Researchers have evaluated and ranked policies and manifesto pledges for their effectiveness in tackling climate change, biodiversity loss, and pollution levels.
To date, little quantitative evidence exists to compare different solutions in addressing environmental threats.
The team created models to integrate different disciplines, concepts and solutions to address a range of environmental issues - evaluating their effectiveness in limiting climate change, reducing biodiversity loss, reducing pollution and therefore addressing overall environmental breakdown.
They found that two different solutions emerged from the models:
- Comprehensive ‘Green New Deal’ scenarios, which create green jobs, while removing fossil fuel subsidies, increasing taxation on polluting products, and reducing intensive food production.
- Nature-based solutions, which involve creating new habitats, such as forests, as well as improving management of existing areas.
The research was undertaken by Bournemouth University, Cardiff University, University College London and the British Ecological Society.
Lead author, Professor Rick Stafford of Bournemouth University, said: “These two approaches are complementary, where the most effective solution uses both nature-based solutions and big economic changes, such as green taxation.
“However, pursuit of economic growth makes strategies such as nature-based solutions much less effective. Solely focussing on ‘green growth’ is also an ineffective strategy, unless combined with more comprehensive reforms.”
The team have used the models to predict which political party’s manifesto pledges would be most effective.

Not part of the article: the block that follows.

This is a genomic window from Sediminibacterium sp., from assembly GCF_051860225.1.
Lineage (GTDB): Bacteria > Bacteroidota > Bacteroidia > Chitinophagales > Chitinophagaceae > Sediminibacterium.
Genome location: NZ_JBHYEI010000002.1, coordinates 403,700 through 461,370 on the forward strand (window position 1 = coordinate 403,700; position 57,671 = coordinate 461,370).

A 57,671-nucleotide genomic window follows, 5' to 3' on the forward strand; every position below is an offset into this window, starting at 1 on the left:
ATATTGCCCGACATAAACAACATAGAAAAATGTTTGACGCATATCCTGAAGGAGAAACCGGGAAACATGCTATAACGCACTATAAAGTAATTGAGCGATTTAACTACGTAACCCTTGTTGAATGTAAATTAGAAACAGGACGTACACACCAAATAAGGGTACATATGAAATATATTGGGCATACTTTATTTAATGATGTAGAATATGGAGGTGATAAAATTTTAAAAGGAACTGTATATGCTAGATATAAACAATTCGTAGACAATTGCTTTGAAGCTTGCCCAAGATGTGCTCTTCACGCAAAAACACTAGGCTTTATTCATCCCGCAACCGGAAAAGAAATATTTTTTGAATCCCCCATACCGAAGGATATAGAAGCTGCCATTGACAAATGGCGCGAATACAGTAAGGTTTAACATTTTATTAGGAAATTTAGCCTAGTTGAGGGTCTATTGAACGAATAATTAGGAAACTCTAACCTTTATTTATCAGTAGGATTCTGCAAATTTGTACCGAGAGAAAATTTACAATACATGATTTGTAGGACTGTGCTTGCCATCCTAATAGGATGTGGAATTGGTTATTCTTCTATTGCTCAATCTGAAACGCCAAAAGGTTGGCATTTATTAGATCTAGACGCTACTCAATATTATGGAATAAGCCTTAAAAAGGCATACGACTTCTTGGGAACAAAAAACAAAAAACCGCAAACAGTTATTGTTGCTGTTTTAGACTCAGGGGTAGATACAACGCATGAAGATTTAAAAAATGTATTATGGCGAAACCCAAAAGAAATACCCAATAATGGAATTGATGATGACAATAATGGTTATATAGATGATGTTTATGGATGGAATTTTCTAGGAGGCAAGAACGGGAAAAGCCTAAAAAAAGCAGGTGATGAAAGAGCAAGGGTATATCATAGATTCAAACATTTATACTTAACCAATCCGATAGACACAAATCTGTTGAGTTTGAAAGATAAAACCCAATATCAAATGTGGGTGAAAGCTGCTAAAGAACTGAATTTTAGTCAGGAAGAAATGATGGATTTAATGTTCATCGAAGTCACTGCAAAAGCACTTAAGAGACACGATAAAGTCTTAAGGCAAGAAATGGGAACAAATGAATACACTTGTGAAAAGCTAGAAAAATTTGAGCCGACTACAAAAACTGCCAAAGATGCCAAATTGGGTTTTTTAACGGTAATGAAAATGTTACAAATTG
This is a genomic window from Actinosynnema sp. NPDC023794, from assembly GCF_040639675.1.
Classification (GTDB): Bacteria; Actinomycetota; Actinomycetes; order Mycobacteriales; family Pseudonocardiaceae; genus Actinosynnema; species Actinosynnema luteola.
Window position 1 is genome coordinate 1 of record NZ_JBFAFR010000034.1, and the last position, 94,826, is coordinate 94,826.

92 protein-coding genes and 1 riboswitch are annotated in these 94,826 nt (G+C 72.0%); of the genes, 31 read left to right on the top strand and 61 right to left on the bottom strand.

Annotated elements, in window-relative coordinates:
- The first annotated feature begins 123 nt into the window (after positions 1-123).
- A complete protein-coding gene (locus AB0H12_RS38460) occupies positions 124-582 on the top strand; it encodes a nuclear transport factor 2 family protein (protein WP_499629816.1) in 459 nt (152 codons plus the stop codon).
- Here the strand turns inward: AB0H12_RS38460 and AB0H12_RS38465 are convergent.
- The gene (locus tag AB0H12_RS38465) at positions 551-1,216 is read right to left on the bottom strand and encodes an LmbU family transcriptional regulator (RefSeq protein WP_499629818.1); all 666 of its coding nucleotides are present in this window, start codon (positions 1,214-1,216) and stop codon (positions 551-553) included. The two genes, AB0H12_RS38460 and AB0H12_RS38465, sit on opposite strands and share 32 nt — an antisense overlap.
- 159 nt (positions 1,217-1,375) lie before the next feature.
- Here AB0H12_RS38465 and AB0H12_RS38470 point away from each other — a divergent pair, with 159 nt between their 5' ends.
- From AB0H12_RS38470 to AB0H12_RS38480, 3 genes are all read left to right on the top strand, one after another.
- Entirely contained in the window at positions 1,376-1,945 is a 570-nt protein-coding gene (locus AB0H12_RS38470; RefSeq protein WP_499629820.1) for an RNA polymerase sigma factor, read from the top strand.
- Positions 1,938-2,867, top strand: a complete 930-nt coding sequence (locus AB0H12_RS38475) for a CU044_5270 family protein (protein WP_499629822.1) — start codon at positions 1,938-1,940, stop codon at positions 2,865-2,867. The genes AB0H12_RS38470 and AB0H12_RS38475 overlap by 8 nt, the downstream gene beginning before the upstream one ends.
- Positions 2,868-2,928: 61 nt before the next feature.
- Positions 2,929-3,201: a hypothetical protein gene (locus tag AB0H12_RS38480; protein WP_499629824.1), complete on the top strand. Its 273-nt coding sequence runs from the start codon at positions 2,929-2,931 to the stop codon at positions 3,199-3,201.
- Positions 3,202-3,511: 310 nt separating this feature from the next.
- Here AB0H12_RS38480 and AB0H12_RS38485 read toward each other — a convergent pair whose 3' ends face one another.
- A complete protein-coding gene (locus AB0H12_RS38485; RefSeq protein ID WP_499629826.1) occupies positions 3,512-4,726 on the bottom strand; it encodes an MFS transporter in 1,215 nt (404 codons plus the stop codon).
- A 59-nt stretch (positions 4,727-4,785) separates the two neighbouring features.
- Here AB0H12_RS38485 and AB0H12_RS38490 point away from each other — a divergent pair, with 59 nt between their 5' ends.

Labour’s ‘Green Industrial Revolution’ covers much of the necessary societal changes for addressing environmental concerns, including reform of agriculture and some commitment to establishing nature-based solutions - the prediction is this is the most comprehensive strategy of the main three parties.
The Liberal Democrat manifesto is almost the mirror image, with stronger commitments to protecting and restoring the natural environment, but weaker societal reforms - the models predict this is the second best set of policies.
The Conservative manifesto website indicates they would “prioritise the environment […] investing in the infrastructure, science and research that will deliver economic growth”, a strategy shown to be ineffective, although there was also support for renewables in the full manifesto.
Tree planting and peatland restoration are also mentioned, but not on the scale committed to by the Liberal Democrats – out of the main three parties, this is the weakest set of policies.
However, it is one of the smaller parties which provide the most comprehensive solutions; the Green Party Manifesto covers ‘Green New Deal’ principles, committing to nature-based solutions and refocussing economic performance away from measurement of growth – these measures are predicted to outperform all of the big three parties in terms of environmental protection.
Co-author Elli Rivers, a PhD student at Bournemouth University, added: “The Green Party manifesto pledges were put to the commons in March 2019 in the Decarbonisation and Economic Strategy Bill. So a good question to ask your prospective MPs would be whether they would support this bill’s progress if it was reintroduced in the next parliament. If they would, that could be a good way to vote.”
The work will be presented at the British Ecological Society’s Annual Meeting in Belfast on the 11th December, a day before the general election.